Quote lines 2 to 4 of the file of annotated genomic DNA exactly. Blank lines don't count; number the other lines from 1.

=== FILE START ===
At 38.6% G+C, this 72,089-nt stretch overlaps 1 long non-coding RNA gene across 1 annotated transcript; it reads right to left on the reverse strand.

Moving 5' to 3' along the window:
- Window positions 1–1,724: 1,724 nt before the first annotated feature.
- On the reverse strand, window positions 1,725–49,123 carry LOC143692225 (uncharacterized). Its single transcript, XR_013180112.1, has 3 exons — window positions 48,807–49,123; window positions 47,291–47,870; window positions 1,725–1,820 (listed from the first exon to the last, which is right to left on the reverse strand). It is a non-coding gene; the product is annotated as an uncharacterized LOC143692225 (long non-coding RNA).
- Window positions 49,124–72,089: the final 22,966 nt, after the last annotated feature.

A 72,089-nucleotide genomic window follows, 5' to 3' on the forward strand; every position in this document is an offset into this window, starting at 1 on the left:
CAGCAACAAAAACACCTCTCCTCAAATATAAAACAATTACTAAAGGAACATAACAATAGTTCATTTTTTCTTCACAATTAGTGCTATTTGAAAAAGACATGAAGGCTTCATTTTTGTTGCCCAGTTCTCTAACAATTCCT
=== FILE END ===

Moving 5' to 3' along the window:
- Window positions 1–1,724: 1,724 nt before the first annotated feature.
- On the reverse strand, window positions 1,725–49,123 carry LOC143692225 (uncharacterized). Its single transcript, XR_013180112.1, has 3 exons — window positions 48,807–49,123; window positions 47,291–47,870; window positions 1,725–1,820 (listed from the first exon to the last, which is right to left on the reverse strand). It is a non-coding gene; the product is annotated as an uncharacterized LOC143692225 (long non-coding RNA).